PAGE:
We all imagine we’ll have just the right words to say when an opportunity to make a real difference in the world is before us. A meeting at the statehouse. A neighborhood zoning hearing. A chance elevator ride with a potential partner you’ve been trying to nail down for months. Or simply a call with family to ask them to get the vaccine. But if you’re like me, you notice that the words rarely land. People stop listening. Or they are already busy formulating their rebuttal. Or they nod politely, and you never hear from them again.
TheCaseMade was founded two years ago on a related question: How might we equip changemakers to be ready for those moments that matter most? To train you and your coalitions on the developing science of will-building so that more people are listening to and activated by your world-changing plans. The Strategic CaseMaking™ framework goes beyond simple messaging to get to the heart of why our will-building often backfires – because we are inadvertently triggering the deep-seated fear, fatalism, and biases that live within all of us and discourage us from enacting even the most-needed change. We must train ourselves to carefully navigate around unhelpful narratives while building energy and excitement behind our plans to achieve a more equitable world.
Among our earliest partners on our journey to answer that question were our friends at the Rippel Foundation and ReThink Health, who are deep thinkers and systems-change agents in the movement for healthy, equitable, and thriving communities across the country. We first worked together on the ReThink Health Ventures project, and have since collaborated in a number of ways to build capacities for CaseMaking.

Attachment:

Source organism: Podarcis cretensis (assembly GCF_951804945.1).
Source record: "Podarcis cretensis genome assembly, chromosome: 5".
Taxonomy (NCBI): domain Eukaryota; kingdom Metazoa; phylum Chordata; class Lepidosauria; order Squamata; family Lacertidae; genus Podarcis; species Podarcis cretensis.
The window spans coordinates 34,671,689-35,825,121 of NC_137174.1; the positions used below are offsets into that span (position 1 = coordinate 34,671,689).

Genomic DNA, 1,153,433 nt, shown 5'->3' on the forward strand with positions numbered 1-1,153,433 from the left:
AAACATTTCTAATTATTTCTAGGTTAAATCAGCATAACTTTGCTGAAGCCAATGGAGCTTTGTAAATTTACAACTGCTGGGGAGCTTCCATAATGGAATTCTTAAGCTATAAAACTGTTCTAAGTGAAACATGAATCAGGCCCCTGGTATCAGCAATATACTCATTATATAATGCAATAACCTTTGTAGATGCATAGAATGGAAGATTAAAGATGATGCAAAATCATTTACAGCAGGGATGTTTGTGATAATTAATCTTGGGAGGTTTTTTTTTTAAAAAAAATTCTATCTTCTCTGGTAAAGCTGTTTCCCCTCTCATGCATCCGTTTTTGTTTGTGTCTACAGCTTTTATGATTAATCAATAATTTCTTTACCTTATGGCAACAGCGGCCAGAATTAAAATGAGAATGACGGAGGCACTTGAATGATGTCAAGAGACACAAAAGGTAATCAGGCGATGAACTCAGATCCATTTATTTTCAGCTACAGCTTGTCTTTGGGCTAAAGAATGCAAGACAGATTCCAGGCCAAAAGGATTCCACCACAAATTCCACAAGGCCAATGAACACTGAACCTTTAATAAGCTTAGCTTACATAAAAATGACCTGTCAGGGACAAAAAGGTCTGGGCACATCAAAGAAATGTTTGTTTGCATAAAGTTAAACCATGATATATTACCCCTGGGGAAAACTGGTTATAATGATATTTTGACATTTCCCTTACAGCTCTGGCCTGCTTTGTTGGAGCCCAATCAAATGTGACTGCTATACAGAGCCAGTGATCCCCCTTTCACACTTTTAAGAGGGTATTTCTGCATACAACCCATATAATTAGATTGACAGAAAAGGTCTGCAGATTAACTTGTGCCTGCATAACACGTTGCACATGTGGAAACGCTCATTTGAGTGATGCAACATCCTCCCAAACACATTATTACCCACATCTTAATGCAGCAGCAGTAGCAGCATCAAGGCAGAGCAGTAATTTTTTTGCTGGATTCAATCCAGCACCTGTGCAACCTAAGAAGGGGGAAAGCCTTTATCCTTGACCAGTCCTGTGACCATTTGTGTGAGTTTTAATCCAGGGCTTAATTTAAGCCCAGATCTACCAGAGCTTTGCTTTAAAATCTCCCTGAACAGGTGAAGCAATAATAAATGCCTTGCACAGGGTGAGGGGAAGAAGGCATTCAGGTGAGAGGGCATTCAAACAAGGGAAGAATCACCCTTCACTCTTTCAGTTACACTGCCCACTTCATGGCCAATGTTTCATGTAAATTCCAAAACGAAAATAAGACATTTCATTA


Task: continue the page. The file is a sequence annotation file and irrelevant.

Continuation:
In 2018, Rippel reached out to TheCaseMade with a goal of strengthening both their internal leadership around CaseMaking and to advance the skills of stewards across the country who are making the case for change. Rippel sought to strengthen their narrative for equitable system change at an enterprise-level and across all programmatic work. They also wanted to build the capacity of program staff to effectively and confidently develop and make a case for equitable system change. Together, they hoped these efforts would strengthen Rippel’s current programmatic work and foster ongoing use of CaseMaking strategies to more effectively galvanize participation in the movement for equitable system change.
In the spirit of reflection and growth, we recently sat down to talk over what we have both learned from our most recent collaboration and how that might inform others who are considering similar efforts to become better CaseMakers. Later this month, we’ll continue this reflection through a Q&A with ReThink Health’s Associate Director of Stewardship Practice, Iueh Soh, about how CaseMaking skills are being used in their Hospital Systems in Transition project. We’ll also be hosting a webinar to talk with Rippel colleagues about what it takes for organizations to embrace Strategic CaseMaking as part of their approach to leadership. We are grateful to partners like Rippel who are willing to share their experiences and help us all grow.
Lessons about Strengthening Internal CaseMaking Capacities: